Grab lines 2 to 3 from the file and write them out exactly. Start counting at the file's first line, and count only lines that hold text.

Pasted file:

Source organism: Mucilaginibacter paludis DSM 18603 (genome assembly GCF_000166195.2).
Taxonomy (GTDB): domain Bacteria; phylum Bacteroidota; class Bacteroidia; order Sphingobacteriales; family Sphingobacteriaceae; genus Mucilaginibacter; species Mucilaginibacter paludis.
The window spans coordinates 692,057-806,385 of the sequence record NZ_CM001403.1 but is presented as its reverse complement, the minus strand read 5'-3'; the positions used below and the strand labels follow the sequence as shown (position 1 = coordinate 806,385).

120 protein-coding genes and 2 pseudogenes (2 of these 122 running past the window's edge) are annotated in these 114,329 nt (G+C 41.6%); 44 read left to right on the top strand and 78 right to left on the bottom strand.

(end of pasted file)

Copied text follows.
Taxonomy (GTDB): domain Bacteria; phylum Bacteroidota; class Bacteroidia; order Sphingobacteriales; family Sphingobacteriaceae; genus Mucilaginibacter; species Mucilaginibacter paludis.
The window spans coordinates 692,057-806,385 of the sequence record NZ_CM001403.1 but is presented as its reverse complement, the minus strand read 5'-3'; the positions used below and the strand labels follow the sequence as shown (position 1 = coordinate 806,385).